A new baby takes a lot of time for mum and dad and also friends and relatives come and think the world of the new addition, so we all understand why the older sibling(s) feel put out. It is perfectly normal. Only very few children do not try tantruming as a method of control, and just because your child has or has never tantrumed does not make anyone a worse or better parent.
Give children as many choices as possible from things the parent or caregiver has pre-chosen. That way the child get some control in their everyday life. It can prevent tantrums over time.
This is the why -- negative behaviour is always noted and so the tantruming or naughty child is given attention, and any attention is better than no attention. This doesn't have to be logical. S/he may in fact be getting plenty of attention, but there's jealousy tipping the scales in the eyes of the child. She knows exactly how to make you 'see' her.
Nanny is probably experienced and never makes an idle threat or changes her mind or gives in once she's made a decision. It is easier for her. She has time away from the situation, breaks, hours off, she doesn't worry about getting the child to an appointment the way a parent does/has to. Mums and dads do not get time off unless they can do it for each other.
The child may love the nanny, but this is not the same love as parental love. This is why children will listen to nannies/caregivers or grandparents or aunties over mum some of the time. The child knows she owns her parents. (That is actually a very good thing.) The 'upside' of these tantrums is that she trusts you and feels safe enough to have one. (Yay!)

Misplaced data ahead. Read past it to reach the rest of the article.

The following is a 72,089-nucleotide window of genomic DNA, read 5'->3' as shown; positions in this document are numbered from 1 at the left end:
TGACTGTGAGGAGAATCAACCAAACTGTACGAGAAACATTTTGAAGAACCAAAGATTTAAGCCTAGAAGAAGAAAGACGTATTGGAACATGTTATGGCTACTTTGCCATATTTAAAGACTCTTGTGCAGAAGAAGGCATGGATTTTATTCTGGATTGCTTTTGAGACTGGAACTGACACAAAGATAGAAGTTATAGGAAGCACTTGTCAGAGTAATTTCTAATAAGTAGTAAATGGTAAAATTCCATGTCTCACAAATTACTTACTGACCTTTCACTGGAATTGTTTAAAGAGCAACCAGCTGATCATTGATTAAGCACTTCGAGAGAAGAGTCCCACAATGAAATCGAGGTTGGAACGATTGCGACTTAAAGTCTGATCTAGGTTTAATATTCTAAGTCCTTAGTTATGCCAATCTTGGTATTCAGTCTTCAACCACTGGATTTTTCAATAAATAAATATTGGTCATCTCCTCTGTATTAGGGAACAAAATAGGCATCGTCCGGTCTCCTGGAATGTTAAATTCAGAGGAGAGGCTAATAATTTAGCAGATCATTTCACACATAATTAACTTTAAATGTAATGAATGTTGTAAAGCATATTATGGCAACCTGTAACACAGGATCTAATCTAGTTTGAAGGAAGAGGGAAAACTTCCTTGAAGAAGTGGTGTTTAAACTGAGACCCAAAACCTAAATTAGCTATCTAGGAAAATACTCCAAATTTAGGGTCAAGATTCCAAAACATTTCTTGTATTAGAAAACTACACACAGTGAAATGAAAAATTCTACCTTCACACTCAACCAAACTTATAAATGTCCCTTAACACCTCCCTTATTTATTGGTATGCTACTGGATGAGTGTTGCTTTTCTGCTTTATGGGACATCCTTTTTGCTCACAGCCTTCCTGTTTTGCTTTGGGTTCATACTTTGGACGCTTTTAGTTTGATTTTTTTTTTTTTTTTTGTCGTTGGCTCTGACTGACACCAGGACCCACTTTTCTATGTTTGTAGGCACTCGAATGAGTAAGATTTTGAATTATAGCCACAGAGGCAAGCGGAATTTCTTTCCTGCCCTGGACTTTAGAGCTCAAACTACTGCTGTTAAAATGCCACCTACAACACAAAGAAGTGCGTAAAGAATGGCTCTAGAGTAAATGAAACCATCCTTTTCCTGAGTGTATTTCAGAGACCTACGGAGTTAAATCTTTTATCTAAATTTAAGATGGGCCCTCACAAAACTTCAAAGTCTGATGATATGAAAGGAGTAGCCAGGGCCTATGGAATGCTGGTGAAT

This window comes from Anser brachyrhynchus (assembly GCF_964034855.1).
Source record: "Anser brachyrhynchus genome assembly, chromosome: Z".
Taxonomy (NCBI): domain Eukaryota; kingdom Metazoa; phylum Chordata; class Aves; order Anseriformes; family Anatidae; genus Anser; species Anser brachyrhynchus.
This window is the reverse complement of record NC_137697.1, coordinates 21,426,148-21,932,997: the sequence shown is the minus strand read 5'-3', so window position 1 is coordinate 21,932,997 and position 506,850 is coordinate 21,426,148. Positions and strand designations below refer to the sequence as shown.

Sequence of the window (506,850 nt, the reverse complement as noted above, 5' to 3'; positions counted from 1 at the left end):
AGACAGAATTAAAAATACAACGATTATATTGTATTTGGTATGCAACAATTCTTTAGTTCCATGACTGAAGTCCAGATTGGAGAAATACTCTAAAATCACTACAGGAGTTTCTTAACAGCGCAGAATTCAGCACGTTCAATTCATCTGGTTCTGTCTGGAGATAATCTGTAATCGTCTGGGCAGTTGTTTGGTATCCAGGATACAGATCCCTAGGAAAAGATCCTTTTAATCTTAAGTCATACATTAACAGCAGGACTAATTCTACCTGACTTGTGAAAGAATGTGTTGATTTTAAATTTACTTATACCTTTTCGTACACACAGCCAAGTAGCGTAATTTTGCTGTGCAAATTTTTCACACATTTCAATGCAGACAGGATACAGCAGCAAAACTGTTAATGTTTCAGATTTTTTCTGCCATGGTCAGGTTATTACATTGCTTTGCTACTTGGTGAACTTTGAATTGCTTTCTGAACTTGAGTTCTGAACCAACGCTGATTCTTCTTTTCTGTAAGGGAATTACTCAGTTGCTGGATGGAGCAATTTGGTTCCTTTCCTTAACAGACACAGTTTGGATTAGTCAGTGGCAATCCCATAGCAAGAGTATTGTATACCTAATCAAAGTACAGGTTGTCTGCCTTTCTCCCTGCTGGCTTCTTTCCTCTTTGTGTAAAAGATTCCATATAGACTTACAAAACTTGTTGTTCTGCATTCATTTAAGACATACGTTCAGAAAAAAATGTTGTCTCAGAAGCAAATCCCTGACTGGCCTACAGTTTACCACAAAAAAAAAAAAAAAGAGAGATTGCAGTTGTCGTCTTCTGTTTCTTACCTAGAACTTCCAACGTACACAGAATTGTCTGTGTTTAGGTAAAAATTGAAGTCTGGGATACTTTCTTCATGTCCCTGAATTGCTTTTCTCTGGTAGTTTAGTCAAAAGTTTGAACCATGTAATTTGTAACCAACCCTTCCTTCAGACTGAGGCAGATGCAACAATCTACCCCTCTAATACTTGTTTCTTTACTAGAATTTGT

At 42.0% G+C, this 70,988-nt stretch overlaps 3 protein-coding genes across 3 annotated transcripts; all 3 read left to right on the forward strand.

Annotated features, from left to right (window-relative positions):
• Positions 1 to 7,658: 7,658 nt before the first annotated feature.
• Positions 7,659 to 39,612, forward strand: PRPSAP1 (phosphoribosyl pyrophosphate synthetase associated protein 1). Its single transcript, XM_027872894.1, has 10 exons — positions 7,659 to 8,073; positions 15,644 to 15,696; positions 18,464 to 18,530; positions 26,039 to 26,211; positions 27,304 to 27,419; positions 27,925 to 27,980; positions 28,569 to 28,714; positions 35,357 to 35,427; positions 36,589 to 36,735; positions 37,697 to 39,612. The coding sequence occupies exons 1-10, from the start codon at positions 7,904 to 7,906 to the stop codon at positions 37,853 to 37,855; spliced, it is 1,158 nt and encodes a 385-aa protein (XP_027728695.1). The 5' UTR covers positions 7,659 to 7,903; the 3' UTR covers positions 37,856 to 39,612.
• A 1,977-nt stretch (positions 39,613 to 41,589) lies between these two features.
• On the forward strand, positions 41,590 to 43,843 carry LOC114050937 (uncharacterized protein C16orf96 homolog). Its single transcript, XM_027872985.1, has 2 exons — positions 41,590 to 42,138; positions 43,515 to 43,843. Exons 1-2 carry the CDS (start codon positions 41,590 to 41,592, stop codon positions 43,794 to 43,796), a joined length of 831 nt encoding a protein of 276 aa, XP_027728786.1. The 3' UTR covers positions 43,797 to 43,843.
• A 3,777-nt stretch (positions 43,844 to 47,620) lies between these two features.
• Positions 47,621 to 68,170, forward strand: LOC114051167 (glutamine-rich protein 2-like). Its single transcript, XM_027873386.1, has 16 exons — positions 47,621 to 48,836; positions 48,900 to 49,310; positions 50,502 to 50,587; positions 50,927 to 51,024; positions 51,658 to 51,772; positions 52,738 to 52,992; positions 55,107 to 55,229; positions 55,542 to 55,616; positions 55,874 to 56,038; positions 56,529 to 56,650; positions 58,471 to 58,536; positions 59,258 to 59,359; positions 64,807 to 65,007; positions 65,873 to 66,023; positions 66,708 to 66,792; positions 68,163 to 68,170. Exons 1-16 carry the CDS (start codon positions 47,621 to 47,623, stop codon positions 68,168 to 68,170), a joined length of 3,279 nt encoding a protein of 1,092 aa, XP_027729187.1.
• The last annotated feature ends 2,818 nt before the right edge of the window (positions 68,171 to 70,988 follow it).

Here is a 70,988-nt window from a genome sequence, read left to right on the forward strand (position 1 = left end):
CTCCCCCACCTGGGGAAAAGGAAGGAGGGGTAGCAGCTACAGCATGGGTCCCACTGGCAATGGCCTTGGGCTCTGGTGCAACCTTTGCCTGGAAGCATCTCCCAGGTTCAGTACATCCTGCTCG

Tantrum Prevention Tactics from WebMD
Instead of having to stop a temper tantrum after it starts, prevent it
by following these tips:
Avoid situations in which tantrums are likely to erupt. Try to keep
your daily routines as consistent as possible and give your child a
five-minute warning before changing activities.
Communicate with your
toddler. Don't underestimate his ability to understand what you are
saying. Tell him the plan for the day and stick to your routine to
Allow your child to take a toy or food item with
her while you run errands. It may help her stay occupied.
your child is well rested and fed before you go out so he doesn't blow
up at the slightest provocation.
Put away off-limit temptations (for
example, don't leave candy bars lying on the kitchen counter close to
dinnertime) so they don't lead to battles.
Give your toddler a little
bit of control. Let your child choose which book to bring in the car
or whether she wants grilled cheese or peanut butter and jelly for
lunch. These little choices won't make much of a difference to you,
but they'll make your child feel as though she has at least some
control over her own life.
Pick your battles*. Sometimes you can give
in a little, especially when it comes to small things. Would you
rather let your child watch 15 extra minutes of television or listen
to her scream for 30 minutes? Distract**. A young child's attention is
fleeting and easy to divert. When your child's face starts to crinkle
and redden in that telltale way, open a book or offer to go on a walk
to the park before it can escalate into a full-blown tantrum.
Sometimes, humor is the best way to distract. Make a funny face, tell
a joke, or start a pillow fight to get your child's mind off what's
upsetting him. Teach your child other ways of dealing with
Children who are old enough to talk can be reminded to
use their words instead of screaming.
Praise your child for getting it
right. When he stays cool in a situation that would normally have
triggered a tantrum, tell him he did a good job of controlling his
*Give in immediately if you are going to ultimately give in. The longer you make her fight, the longer she is willing to fight the next time if you've shown her you will give in. So if you must be somewhere or do something and have no time for a tantrum -- give in right away. Don't even say. "No."
**Redirection is magic. It is a method of parental behaviour management that simply changes the subject. You redirect the child to something else. It is something you work on together until you get this method working.
(I added the bold type and the notes (*/**).)